Although smart grid is comparatively a new concept for us, the conception of the idea can be traced back to the decades of 70s and 80s in developed countries like US and UK. In conceptual terms, a smart grid is nothing but a conventional grid with added advantage of advanced information and communication technologies. A smart grid can deliver efficient, reliable and clean energy supply to its consumers at reasonable cost. The traditional power grid suffers from a number of issues e.g. high transmission losses, power theft, imbalance of supply and demand etc. Smart grid is expected to solve these issues by providing IT based improved energy auditing system, increased renewable generation capacity, advanced system monitoring in case of any emergency situation.

One of the amazing aspects of smart grid is the active engagement of customers in the system. It calls for decentralization of the traditional power market where the government owns most of the generation, transmission and distribution facilities. With decentralization comes the deregulation of the power market where the customers have the liberty to choose its own suppliers which can be a private player also. This leads to more competition in the market, which increases the chance of receiving better quality power for the customers. With wide installation of rooftop solar panels, the customers are playing the role of producers. Through practices like net metering, they can sell the excess power generated at their premises to the utility and earn revenue. This also helps in uplifting the economical condition of the rural poor. In agricultural sector, in many parts of India, solar water pumps are being installed which are as effective as electric pumps. This saves the poor farmer from paying heavy electricity bills.

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Whenever we assess the performance of our electricity grids, we tend to take a top down approach where the customers are at the lowest level of the hierarchy. But, there is another approach in smart grid which is a bottom-up approach. In this aspect, the term “Demand response” becomes important. Demand response is a practice which is entirely dependent on consumer behavior. Under demand response, the utility companies often shift the load from peak hours to off-peak hours. It needs active engagement of the consumers. Sometimes, a specific amount of load will be curtailed for certain duration as a part of a pre-agreement between the utility and the consumers. Sometimes the consumers are allowed to choose non-essential loads, which can be shed by themselves at peak times. This process helps the utilities in lowering the overall installation cost, operating cost and avoid the chances of blackout. However, implementing the demand response schemes successfully has its own challenges too. Sometimes the consumer may not agree to the terms and conditions laid out by the utility for participating in a demand response program; e.g. it might include curtailing of heating and cooling loads during needy hours. So to motivate the consumer, the utility can offer attractive incentives. It is seen that customers who pay in flat rate are not at all interested toward this responsible consumption behavior. So, introducing variable pricing is very necessary in this case.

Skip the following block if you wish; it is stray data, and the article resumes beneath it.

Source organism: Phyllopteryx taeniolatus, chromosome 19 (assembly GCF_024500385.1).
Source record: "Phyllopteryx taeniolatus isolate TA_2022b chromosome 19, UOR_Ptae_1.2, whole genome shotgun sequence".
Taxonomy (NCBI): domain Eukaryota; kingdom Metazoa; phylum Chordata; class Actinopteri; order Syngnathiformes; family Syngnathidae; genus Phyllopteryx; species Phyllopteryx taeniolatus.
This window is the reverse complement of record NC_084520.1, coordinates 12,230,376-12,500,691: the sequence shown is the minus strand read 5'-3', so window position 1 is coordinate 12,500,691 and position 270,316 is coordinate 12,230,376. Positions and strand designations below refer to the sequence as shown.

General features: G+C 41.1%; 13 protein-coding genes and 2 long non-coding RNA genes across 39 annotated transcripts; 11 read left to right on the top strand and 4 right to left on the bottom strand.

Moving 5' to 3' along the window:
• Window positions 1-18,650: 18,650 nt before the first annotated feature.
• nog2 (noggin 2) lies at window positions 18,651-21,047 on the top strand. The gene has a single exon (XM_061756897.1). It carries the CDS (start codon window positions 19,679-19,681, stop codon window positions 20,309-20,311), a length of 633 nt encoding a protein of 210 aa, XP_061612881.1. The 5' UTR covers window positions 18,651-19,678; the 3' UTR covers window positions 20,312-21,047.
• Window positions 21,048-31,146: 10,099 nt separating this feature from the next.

In India, we are still at a very preliminary stage of realizing a smart grid. Under National Smart Grid Mission (NSGM), pilot projects are presently being carried out in eleven locations in the country to ascertain the prospects and challenges involved with wide implementation of the idea. These projects are sanctioned by the Ministry of Power. Successful implementation of smart grid and demand response scheme needs huge financial investments. Still we can hope that with active involvement from the consumer’s side in managing the load demand, increased awareness among the general public about saving electricity and continuous shifting towards renewable energy sources, we will be able to achieve it in near future.

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Suranjana Bharadwaj

Ms. Suranjana Bharadwaj, Assistant Professor, Dept. of EE, GIMT